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Monika Ambrozowicz for Forest Admin

Posted on • Originally published at blog.forestadmin.com

NestJS vs ExpressJS: Which is better for your project

Rumour has it that ExpressJS has been slowly declining in popularity. Although the latest results of Stack Overflowโ€™s 2022 survey donโ€™t seem to prove it, itโ€™s true that Express has gained serious competitors. NestJS, Koa, Fastify, and other frameworks are becoming more popular, and product managers tend to debate whether to build their next project with ExpressJS, or rather give new (yet already mature) frameworks a chance.

Forest Admin is compatible with apps built with ExpressJS, NestJS, and soon it will also be available for Koa and Fastify developers. In this article, we compare ExpressJS with NestJS to help you choose the best framework for your application, as some of the differences between them are fundamental.

ExpressJS: Lightweight and the most widely-used

According to Stack Overflowโ€™s 2022 survey, ExpressJS is still among the most widely used web frameworks, and it is considered a very rational choice to build large-scale applications with. Express is a JavaScript framework, so both the frontend and the backend can be built using the same (extremely popular) language.

One of the biggest strengths of Express is its strong community and the number of available plugins. For example, storing sessions, cookies, parsing a payload, and so on, are available out-of-the-box, and it takes much less time and lines of code to build an application with this framework. Another big advantage of Express is that it is supported with the Google V8 engine, which ensures high performance without lags or errors in the processing.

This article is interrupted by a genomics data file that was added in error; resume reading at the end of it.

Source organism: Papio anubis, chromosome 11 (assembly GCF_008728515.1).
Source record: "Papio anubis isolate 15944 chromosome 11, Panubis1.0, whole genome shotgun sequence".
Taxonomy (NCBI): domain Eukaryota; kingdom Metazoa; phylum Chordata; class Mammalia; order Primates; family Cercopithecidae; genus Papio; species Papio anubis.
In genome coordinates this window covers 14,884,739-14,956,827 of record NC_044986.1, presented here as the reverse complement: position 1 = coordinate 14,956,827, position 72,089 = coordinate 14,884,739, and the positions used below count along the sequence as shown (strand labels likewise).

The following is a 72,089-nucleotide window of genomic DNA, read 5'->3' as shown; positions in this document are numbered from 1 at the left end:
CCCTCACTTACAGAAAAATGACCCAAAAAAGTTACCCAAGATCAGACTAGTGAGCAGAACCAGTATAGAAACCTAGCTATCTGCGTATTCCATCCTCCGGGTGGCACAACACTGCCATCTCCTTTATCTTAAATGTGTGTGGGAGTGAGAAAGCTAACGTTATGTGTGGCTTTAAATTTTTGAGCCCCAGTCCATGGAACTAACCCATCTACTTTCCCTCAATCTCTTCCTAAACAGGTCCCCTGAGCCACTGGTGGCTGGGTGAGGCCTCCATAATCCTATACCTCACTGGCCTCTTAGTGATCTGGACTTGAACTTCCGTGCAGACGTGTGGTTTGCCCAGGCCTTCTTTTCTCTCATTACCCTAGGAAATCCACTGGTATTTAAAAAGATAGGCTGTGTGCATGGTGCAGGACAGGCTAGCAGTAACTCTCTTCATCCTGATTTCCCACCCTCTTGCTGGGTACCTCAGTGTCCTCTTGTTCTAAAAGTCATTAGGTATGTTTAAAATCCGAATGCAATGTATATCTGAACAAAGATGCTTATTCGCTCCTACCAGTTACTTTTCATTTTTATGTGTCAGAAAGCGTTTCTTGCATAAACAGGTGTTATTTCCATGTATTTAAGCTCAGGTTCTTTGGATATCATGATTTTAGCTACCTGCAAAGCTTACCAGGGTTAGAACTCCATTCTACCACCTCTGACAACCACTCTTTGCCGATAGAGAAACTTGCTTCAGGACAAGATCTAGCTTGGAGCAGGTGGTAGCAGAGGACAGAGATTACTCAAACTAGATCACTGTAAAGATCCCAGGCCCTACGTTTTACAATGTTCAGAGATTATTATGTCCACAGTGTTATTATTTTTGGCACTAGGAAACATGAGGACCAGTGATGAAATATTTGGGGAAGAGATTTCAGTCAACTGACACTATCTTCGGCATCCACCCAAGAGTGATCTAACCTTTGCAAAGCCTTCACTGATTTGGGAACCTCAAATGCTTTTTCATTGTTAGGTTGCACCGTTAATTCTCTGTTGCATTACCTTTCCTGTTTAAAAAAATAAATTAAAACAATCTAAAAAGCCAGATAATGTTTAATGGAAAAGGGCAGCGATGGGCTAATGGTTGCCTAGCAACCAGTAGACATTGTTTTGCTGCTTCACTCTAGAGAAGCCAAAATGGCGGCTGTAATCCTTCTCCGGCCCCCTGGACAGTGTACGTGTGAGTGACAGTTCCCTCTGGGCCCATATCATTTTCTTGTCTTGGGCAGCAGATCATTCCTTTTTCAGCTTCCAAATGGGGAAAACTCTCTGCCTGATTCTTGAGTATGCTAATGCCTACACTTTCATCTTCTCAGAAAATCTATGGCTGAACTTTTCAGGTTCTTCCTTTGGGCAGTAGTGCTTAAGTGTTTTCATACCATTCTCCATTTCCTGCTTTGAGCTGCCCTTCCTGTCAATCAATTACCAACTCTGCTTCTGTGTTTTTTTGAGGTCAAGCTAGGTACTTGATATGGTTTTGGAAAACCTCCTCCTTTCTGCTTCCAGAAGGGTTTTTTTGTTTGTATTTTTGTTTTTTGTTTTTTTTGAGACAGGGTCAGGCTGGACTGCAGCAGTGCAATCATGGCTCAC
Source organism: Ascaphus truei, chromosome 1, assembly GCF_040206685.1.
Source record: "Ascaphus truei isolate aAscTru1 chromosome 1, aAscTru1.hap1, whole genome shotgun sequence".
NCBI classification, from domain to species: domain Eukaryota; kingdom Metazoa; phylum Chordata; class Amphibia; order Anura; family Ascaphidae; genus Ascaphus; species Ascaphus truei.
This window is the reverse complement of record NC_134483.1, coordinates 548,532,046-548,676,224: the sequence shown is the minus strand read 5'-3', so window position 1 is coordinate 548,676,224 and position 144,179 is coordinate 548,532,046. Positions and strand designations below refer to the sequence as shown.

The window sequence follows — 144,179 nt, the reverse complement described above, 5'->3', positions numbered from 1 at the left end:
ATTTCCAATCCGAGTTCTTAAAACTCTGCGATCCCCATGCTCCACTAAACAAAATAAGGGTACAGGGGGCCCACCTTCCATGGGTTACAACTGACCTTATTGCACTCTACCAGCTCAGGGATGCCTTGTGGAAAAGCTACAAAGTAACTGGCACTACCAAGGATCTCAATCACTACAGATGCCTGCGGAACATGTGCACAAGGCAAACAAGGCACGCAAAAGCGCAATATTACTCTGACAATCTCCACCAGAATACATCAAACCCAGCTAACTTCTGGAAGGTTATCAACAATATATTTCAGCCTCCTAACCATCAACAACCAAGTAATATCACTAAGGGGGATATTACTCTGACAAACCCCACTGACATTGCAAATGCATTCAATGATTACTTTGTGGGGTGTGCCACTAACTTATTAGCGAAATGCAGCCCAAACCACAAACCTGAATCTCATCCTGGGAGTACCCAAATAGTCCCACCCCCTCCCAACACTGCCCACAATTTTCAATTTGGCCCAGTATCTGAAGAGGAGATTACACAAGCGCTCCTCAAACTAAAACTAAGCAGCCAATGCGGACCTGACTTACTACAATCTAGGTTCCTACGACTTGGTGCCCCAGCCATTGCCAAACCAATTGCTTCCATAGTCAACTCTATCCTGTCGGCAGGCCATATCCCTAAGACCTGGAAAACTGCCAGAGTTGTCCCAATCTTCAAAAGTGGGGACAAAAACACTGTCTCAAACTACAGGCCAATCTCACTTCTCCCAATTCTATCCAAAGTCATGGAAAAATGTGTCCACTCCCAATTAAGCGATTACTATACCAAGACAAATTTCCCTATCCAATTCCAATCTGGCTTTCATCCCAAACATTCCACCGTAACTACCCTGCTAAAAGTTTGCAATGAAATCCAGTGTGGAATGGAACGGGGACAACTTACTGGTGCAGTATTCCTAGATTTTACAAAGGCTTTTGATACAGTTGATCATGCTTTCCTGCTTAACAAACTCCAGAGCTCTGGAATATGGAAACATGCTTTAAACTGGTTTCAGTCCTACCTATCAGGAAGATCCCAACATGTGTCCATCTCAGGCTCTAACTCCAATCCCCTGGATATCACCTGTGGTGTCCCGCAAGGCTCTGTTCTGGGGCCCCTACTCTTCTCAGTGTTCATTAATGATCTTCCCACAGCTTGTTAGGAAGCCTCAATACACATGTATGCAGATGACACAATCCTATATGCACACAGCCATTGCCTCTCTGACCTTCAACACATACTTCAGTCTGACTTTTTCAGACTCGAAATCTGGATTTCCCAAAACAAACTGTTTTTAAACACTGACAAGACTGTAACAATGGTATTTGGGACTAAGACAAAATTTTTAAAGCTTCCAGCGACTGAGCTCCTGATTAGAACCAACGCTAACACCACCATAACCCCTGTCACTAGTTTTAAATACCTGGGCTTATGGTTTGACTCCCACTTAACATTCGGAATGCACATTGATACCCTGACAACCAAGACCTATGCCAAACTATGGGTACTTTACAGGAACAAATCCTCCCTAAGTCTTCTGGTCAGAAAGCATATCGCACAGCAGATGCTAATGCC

NestJS: Reliable and scalable

Finally, ExpressJS is considered lightweight and straightforward. Its popularity and a strong community makes it easier not only to find resources but also support.

NestJS is a rapidly growing NodeJS framework, and it seems the growing number of developers prefers it over ExpressJS. It serves the same purpose โ€“ to build efficient, reliable and scalable server-side applications โ€“ but it does it in a very different way.

NestJS is inspired by Angular, which is a big advantage for developers who are already familiar with it. At the same time, everything supported in Express, for example Express functions, is also supported in Nest, which makes switching from one framework to another easier.

A big advantage of NestJS is that it is built with TypeScript, which makes the application reliable and less prone to bugs. It makes NestJS a particularly good choice for building large-scale applications. However, using JavaScript is also possible with Nest.

ExpressJS vs. NestJS

The biggest difference between these frameworks is that NestJS is opinionated, and ExpressJS is not. It means Express gives developers the freedom to make multiple possibilities and implement code as per the need, as it doesnโ€™t have a set of pre-defined rules to follow. Such a flexibility is appreciated by many developers, and itโ€™s beneficial for smaller flexible teams, but once team size and appโ€™s complexity grows, the lack of structure becomes a problem.